Lakers
Jazz
109 - 113 Final
  for this game

Williams lifts Jazz to dramatic victory over Lakers

Feb 12, 2009 - 6:43 AM SALT LAKE CITY (Ticker) -- Kobe Bryant nearly broke the Utah Jazz's backs on Wednesday. But Deron Williams and the Jazz shook it off and finished to go into the All-Star break on a collective high.

Williams posted 31 points and 11 assists and set up two game-changing scoring plays in the last 90 seconds to lead the Jazz to a hard-fought, 113-109 win over the Los Angeles Lakers, the top team in the Western Conference.

"It was a big win and I feel like our guys played extremely well," Jazz head coach Jerry Sloan said. "We made a couple of mistakes, but I thought we held our composure. D-Will had a great game trying to get different guys the ball."

After leading for much of the fourth quarter, Utah nearly gave the game away with a period of self-destruction, as the team missed 6-of-8 free throws in a span of 3:35. That set the stage for the Lakers to rally back, culminating in Kobe Bryant's ice-cold 3-pointer in C.J. Miles' face with 1:36 left, giving his club a 105-104 edge.

"Phenomenal. Best player in the league. That's what he does," Miles said. "I was mad he made it. But at the same time, he makes shots. I just had to make sure I was there every time."

But even with all the attention focused on Williams on the other end, the star point guard made things happen anyway. First he found Paul Millsap cutting to the basket for a dunk that the third-year forward converted into a three-point play. After Bryant tied things up with a layup, Williams hit Mehmet Okur on the perimeter for a go-ahead 3-pointer that lifted the already-raucous Salt Lake City crowd to its feet.

"I had nowhere to go, I had to catch and shoot," Okur said. "Deron did a good job. He drove inside and created a 3-point shot opportunity for us. I knew it was going to come for me."

With less than 10 seconds to play, the Lakers had two chances to tie, but Derek Fisher missed two attempts from long range as the Jazz escaped, snapping Los Angeles' seven-game winning streak in the process.

"Coach Sloan always says you can make up for your mistakes by answering," Jazz guard Ronnie Brewer said. "I missed some crucial free throws throughout the game and I just tried to make it up with effort."

From the beginning of the game until the end, neither team ever was in control.

The Jazz led for most of the first half, but never by more than a few points - and it didn't take much for the Lakers to push right back.

Late in the second quarter, they punished the Jazz inside, as Bryant, Lamar Odom and Pau Gasol buried layups on three straight possessions and Bryant knocked down a 16-footer to open up a four-point edge and carry some momentum into halftime.

"We played a lethargic first half," Lakers coach Phil Jackson said. "The bench came in and played good and kept us going in the ballgame. I think our starters tried to rally at the end of the half and did a good job doing it."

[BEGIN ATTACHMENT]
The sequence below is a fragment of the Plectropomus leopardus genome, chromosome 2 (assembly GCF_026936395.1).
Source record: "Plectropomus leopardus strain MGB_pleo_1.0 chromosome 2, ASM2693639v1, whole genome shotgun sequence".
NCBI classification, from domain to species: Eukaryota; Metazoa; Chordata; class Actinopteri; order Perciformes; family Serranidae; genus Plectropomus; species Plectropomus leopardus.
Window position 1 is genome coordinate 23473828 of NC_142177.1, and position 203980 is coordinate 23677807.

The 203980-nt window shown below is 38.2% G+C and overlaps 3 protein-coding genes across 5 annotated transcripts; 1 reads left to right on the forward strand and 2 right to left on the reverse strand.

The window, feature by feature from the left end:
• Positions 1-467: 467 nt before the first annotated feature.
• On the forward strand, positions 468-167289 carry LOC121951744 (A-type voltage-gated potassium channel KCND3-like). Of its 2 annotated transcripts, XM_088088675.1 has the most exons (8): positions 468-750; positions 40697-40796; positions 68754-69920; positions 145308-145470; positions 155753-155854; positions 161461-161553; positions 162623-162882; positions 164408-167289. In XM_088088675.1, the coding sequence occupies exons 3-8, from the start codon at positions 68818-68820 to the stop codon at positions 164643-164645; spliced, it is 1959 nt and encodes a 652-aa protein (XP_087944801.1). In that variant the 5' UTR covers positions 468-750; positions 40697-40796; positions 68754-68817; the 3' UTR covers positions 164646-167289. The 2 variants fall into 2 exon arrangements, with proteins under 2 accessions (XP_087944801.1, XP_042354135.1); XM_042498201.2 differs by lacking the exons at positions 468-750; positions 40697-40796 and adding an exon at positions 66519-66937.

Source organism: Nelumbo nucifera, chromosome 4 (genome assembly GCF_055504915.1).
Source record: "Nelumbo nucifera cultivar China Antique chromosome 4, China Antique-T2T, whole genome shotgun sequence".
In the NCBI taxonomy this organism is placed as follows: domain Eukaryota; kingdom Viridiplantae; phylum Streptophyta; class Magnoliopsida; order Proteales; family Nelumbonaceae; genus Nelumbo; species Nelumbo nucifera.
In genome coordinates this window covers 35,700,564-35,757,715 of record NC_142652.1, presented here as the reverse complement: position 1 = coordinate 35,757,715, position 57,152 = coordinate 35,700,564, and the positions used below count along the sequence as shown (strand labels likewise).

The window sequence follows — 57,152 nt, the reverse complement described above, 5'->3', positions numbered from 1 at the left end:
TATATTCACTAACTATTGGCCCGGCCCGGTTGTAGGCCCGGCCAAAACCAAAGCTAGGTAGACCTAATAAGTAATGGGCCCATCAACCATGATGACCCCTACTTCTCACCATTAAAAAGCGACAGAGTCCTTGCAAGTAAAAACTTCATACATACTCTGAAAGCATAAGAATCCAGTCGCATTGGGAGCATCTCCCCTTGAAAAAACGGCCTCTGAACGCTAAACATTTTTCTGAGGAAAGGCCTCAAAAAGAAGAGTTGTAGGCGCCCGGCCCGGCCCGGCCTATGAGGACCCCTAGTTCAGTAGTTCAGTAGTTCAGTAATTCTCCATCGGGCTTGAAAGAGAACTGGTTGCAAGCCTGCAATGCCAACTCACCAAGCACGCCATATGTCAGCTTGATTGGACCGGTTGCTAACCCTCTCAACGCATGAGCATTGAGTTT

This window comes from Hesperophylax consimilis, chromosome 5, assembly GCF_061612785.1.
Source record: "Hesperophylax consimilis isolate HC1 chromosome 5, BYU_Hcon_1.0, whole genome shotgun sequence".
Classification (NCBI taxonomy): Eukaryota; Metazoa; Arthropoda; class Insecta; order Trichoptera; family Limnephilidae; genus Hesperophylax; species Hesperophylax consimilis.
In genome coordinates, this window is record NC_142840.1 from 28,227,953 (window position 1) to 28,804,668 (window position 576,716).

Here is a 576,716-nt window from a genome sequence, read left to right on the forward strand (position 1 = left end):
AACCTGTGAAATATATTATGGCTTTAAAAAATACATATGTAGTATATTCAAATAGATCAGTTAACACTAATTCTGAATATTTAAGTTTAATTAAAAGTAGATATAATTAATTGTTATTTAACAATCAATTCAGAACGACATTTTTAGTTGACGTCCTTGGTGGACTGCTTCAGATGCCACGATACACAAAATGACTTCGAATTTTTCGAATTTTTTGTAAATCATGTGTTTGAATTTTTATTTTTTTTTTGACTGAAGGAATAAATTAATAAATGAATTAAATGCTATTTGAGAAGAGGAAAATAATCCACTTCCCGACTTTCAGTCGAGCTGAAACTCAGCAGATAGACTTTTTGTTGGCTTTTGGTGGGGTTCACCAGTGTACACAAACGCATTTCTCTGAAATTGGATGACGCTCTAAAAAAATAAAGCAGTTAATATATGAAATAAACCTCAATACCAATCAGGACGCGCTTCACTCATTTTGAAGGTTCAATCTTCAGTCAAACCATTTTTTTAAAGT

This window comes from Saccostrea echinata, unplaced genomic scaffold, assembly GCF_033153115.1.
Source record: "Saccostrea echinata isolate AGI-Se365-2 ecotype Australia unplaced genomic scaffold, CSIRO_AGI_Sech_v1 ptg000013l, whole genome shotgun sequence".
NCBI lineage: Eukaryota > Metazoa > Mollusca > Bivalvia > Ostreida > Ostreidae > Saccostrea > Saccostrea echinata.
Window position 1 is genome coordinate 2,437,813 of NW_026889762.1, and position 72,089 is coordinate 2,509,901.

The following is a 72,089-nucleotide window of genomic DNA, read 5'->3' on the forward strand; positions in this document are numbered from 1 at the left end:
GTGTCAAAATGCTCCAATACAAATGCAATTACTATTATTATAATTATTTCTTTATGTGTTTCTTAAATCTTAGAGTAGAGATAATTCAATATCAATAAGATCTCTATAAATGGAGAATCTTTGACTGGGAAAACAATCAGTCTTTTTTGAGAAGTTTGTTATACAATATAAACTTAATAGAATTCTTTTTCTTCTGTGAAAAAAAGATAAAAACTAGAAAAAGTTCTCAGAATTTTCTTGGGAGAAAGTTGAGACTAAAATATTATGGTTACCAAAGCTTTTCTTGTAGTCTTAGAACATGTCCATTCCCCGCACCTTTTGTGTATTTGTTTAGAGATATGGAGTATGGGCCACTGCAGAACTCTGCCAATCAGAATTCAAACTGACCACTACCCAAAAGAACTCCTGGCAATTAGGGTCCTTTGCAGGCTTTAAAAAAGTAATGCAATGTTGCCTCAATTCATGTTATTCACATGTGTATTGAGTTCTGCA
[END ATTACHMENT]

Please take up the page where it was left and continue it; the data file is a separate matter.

Much of the night was a battle between Bryant and Williams, who were teammates on the gold medal-winning Olympic team last summer and spent some time guarding each other in this one. With Utah holding a one-point edge midway through the third, Williams muscled inside and kicked out to Okur, who connected from long range.

Bryant answered with a jumper and a layup, but Williams came right back at him, taking the reigning MVP to the hole for a layup, drawing the foul and completing the three-point play. One possession later, the fourth-year point guard crossed Bryant over and buried a 15-footer to give the Jazz an 80-73 advantage.

"He's better than I thought he was, which is saying a lot," Bryant said of Williams. "He's one of the best in the world. Playing with him, you get a chance to see how great he really is."

Williams registered his fifth straight game with 30 or more points, going 12-of-17 from the floor in this one. Okur added 22 points and eight rebounds.

"These are the best games, man. I don't care," Miles said. "People think when you blow somebody out, those are the best games, everybody gets in. (But) these are the gut checks, when the game is back and forth like that. They're the best to play in."

With the win, the Jazz get the benefit - a psychological edge, at the very least - of going into the break as a playoff team. Coupled with Phoenix's loss, the Jazz now have the eighth spot in the West to themselves and 1 1/2 games behind seventh-place New Orleans.

As currently situated, they would face off with the Lakers in the first round - not exactly unfamiliar territory. Los Angeles ousted Utah in six games during last spring's conference semifinals.

No Jazz players will be participating in All-Star Weekend - not even in any of the side events - so they may have a prime opportunity to get back to some semblance of full health before play resumes next week. Injured forwards Carlos Boozer and Andrei Kirilenko, both still recovering from surgery, expect to be back on the court soon after the break.

"We can go on a run," Okur said. "Hopefully, we're going to get healthy and we're going to be on the same page and we're going to go from there."

Bryant led the Lakers with 37 points on 14-of-33 shooting, while Odom - making his sixth straight start in lieu of the injured Andrew Bynum - added 19 and 19 boards in a losing cause.

"They just beat us," Odom said. "We usually are a little tougher at the end of games mentally. Tonight I think we could have done a better job."